The four grew up in each other's bedrooms in Blackwood, Wales, “A completely destroyed-like, post-industrial town where all the business is just gone.” Like a lot of other bed-room mirror pilots, the nascent Preachers spent their time hooking down whatever culture their starved mitts could clasp upon, reading out-law authors like Burroughs and Kerouac, pouring over bootleg videos and cassettes, spinning discs. And, most of all, reading the big three, Limey rock weeklies: NME, Melody Maker and Sounds. As the lads found themselves with said weeklies' Heroes Of The Week time and again, they decided in the Grand Punk Tradition—which they only discovered during the Grand Punkstalgia Daze of '86—to take matters Into their own hands. If no band would come along proffering the mix of sex and subversion and Situationism and hedonism for which they were starved, and still have time to decry social/political/cultural injustices, then they would become that band.

They would steal from the Who, the Stones, the Dolls, the Pistols, the Clash, Hanoi Rocks. Guns N' Roses, Public Enemy, the outlaw authors they revered, and every tragic Old Hollywood starlet they ever adored. They would move to London, ask questions, piss off the old, thrill the young, rake their skin, play college balls and get booted out the front gates. They ended up resembling Johnny Thunders' Heartbreakers or the Dead Boys in the Dolls old make-up, clad in hand-me-downs from Mick Jones closet left from his London SS days. And they would divide their once-beloved weeklies sharply; they were readable fun for the first time since said weeklies lost their best writers, Nick Kent and Charles Shaar Murray.

Still, one must ask what all this in 'Motown Junk' about Holland/Dozier/Holland keeping the working classes under The Man's thumb via the composing of danceable love songs is all about? Don't people need to dance? Don't they need to fall in love?

I’ll admit our political stance is confused, that we're really fuckin' naive. The thing is, in this country in the mid-'8os, there was a movement called Red Wedge, where they really tried to align any kind of political group with the Labour Party. And it was sooo gray and dogmatic and so useless, that every young person thought it was such a waste of time. It was Just old men screaming out long, impossible words. It really turned us off. Whereas bands like Hanoi Rocks, who Just looked so cool, we were much more Interested in them. So, we just wanted to like have a very broad political consciousness without any kinda specific ideology. Now, the fact that we've got a lack of any specificity really gives us a lot more flexibility, I think. Were not based in like any kinda camp, any party politics. We're much more like a challenge to passive consumption. That's where our politics are. We just wanna sing about the new conditions and the passions that have come up since the war. Everybody's getting more and more obsessed with III' things which are never gonna change their lives. Y'know, it's just sad. We wanna be at war with just passive spectators, I s'pose.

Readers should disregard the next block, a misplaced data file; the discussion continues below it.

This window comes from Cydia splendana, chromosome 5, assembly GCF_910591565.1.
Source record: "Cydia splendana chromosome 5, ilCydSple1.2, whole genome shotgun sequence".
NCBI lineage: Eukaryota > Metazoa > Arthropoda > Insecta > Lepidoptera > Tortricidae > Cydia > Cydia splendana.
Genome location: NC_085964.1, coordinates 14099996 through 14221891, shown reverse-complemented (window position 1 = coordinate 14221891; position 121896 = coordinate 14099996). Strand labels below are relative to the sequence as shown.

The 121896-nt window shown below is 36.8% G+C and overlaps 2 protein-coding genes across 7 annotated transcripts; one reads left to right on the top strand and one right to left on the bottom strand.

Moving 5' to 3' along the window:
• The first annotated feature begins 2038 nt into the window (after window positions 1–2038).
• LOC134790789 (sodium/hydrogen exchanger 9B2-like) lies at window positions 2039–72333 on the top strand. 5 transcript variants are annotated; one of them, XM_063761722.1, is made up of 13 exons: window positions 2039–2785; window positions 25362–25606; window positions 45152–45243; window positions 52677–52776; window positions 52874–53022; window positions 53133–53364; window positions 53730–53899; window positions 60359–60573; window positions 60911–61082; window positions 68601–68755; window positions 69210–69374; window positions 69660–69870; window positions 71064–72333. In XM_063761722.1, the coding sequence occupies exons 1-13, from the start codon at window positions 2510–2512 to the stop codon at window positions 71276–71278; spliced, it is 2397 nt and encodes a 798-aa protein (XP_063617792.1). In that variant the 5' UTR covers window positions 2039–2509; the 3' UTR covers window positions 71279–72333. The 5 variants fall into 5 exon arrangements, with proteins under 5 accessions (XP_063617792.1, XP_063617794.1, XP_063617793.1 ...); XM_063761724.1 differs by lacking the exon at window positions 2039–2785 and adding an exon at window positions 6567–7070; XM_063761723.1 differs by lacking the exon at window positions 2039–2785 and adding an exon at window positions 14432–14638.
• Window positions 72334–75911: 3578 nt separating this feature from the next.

But five million bands before Manic Street Preachers attempted to save the world through rock 'n' roll. What makes them think that they will be the ones to finally succeed at it? 'We're Just gonna try, aren't we? That all we can do, really. It’s better than burying your head in the sand.”

Manic Street Preachers are such obvious dreamers, and are so publicly trying, it's a miracle their label Sony has rewarded 'em with a worldwide record deal. It's even more miraculous when you take into account not one of the band's singles has graced the UK Top 40, nor has one of their gigs drawn more than 200 bodies tops. This band's truly a phenomenon existing only In the music press, blown out of proportion for the crimes of aping rebel rock forebears, making great rock singles, and being loudmouths. They've got Wham's old producer glossing enough of a commercial sheen over 'em to send "Stay Beautiful" upward bound, and they've got enough carve blanche to talk their label into financing their biggest pipedream: A two-record debut LP supported by extended an kamikaze mission into the American Jungles, after which Manic Street Preachers ride off into either the sunset or their folks' living rooms in Wales, where they'll spend the rest of their lives soaking cathode ray tubes and "Where are they now?" mentions.

It could happen, but not the way Manic Street Preachers envision it. Their romance-and-Babycham-soaked noggins haven't enough focus to see that a '9os hotride update of vintage UK pogorock'll never net 'em Guns N' Roses-style megastardom. The best Manic Street Preachers can hope for is to follow the Pistols and Dolls down their paths to Glorious Failurehood. Which is fine: Those two Glorious Failures inspired two generations of garageband guerillas to pick up Gibsons and commence firing. Which is another necessary development to our—and rock's—continued survival. As necessary as their singles. As necessary as the way they shake up a few Billy Bragg fans with typewriters so badly. At least they've got England screaming, again. At least they've proven somebody remembers real rock 'n' roll.